A third of the way through reading the novel, PopCo, by Scarlett Thomas, I realized why my friend had told me that I absolutely had to read it. In addition to being a really compelling story about a young woman beginning to question the tactics in the corporate world of toy manufacturing and promotion in which she works, it soon became clear that the lead character, Alice, was also slowly transitioning to an ethical vegan lifestyle. As the book progressed, the sub-plot of the story became this internal shift in Alice’s thinking and lifestyle. Since there were others in her life who were already vegan (really cool characters, too — no hackneyed stereotypes), from time to time they would tell her all about the horrors of factory farming. This not only offered a real-life account of what’s actually happening to animals today, but it brilliantly provided a glimpse into the thought-process of a young woman who is not only coming into her own, but, as an extension of that, coming into veganism. Well — you can bet that I soon got a copy of PopCo for several non-vegans in my life. Happy Birthday, here’s a book … and p.s., go vegan.
Fiction advocacy can be extremely effective. Under the umbrella of fiction, a really interesting opportunity is presented to get people to think (imagine that!) — something that can sometimes be challenging in non-fiction documentation, since there are those who shut off or become defensive when you present them with the cold hard facts. Just as Scarlett Thomas did in PopCo, fiction allows you to still present the ugly underbelly of animal agribusiness in a truthful way — but in a way that some people find more accessible. Plus, fiction is art, and art touches people in deep and profound ways. For a lot of us, art has a way of creeping in, sometimes in ways we don’t really understand.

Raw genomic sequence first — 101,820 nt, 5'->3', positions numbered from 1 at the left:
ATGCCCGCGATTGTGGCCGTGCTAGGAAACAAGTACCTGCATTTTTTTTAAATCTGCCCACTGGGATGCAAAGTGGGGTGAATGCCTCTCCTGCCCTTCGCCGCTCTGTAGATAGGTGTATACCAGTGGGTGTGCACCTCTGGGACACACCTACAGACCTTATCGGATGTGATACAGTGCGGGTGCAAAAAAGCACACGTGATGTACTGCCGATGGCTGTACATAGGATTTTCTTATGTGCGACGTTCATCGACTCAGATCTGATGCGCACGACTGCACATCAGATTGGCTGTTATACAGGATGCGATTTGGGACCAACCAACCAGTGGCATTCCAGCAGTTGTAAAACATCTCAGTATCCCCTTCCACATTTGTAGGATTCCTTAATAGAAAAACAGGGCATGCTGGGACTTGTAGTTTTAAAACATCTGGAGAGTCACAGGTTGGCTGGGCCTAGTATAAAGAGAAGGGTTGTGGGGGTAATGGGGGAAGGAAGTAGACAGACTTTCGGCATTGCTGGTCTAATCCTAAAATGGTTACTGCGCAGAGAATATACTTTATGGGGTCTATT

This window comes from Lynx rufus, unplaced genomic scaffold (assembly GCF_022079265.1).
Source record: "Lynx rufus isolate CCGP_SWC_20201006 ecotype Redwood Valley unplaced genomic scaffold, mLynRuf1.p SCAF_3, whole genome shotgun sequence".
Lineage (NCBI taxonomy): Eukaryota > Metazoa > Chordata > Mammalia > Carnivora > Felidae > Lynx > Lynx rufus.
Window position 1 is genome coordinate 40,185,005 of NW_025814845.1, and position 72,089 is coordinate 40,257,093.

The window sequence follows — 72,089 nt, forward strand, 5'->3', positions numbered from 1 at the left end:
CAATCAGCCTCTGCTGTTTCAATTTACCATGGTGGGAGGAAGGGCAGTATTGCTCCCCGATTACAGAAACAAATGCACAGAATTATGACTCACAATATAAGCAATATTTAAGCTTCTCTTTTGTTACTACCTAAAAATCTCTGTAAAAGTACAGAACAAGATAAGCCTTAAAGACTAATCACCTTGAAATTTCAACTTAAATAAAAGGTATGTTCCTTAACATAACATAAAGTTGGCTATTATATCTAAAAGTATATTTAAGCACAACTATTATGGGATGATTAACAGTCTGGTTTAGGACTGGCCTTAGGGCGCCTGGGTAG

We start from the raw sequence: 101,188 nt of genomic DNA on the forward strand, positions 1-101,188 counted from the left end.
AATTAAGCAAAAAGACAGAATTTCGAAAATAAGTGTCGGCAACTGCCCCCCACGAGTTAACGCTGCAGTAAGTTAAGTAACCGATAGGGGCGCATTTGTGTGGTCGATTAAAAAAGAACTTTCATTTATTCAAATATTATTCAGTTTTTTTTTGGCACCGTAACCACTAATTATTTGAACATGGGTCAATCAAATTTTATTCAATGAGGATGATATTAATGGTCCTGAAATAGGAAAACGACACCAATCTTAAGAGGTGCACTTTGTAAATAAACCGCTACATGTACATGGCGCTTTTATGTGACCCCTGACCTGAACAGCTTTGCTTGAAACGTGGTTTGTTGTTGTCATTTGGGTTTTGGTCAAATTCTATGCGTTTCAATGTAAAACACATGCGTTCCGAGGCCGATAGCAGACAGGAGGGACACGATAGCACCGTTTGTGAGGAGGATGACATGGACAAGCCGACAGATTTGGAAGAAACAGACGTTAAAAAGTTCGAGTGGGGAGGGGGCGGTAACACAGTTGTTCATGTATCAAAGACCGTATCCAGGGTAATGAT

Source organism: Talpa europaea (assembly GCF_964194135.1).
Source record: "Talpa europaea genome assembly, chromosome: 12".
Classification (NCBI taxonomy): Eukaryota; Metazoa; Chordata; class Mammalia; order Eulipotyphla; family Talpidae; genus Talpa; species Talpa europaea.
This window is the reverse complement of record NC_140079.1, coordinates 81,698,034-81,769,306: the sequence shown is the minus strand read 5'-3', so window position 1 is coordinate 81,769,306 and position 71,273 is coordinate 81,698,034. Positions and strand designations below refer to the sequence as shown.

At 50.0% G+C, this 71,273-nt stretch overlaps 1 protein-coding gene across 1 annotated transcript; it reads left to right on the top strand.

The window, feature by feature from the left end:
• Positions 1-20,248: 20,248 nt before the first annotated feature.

Given my feelings about fiction as a form of effective advocacy, you can probably imagine how giddy I was when I heard about Bold Native, a new fiction feature film that tells the story of an animal liberator wanted by the United States government for domestic terrorism. In the film, the main character, Charles Cranehill, attempts to coordinate a nationwide plan, as his CEO father tries to get to him before the FBI does.
When I chatted with Bold Native’s director and writer, Denis Henry Hennelly, he agreed that fiction is an important possible route in for anyone trying to spread compassion. “There’s something about hearing a story that allows people to let their defenses down,” he told me, “which allows you to communicate with a deeper and less ego-based part of them. With Bold Native, we tried to make an adventure movie… a story with a basis in reality that also was a fantasy and exploration of ideas. We tried to make something that was fun, without shying away from the fact it was about people fighting horrible atrocities.”
More about Bold Native:
The filmmakers’ background in documentary informed the creative approach to Bold Native. Self-financed and shot with a four person team in real-world locations, sometimes using real activists, lawyers, and formerly imprisoned animal liberators, the film weaves an intricate tale of one of the most important issues facing America and the world morally and ecologically – the impact and consequences of industrialized animal use. And with a character who faces prosecution and potential lifetime imprisonment under the recently passed Animal Enterprise Terrorism Act (AETA) for property crimes currently considered terrorism, the film also illuminates the danger of corporate interests influencing the law in a post-9/11 world.
Here’s the trailer. Hold onto your tofu:
The amazing activists (hundreds of them, literally) who helped to put together Bold Native are looking for folks to help promote it, so if you have outlets, use them. This film looks like one that is not to be missed, and one that we animal advocates will want to share with our various networks of friends and colleagues.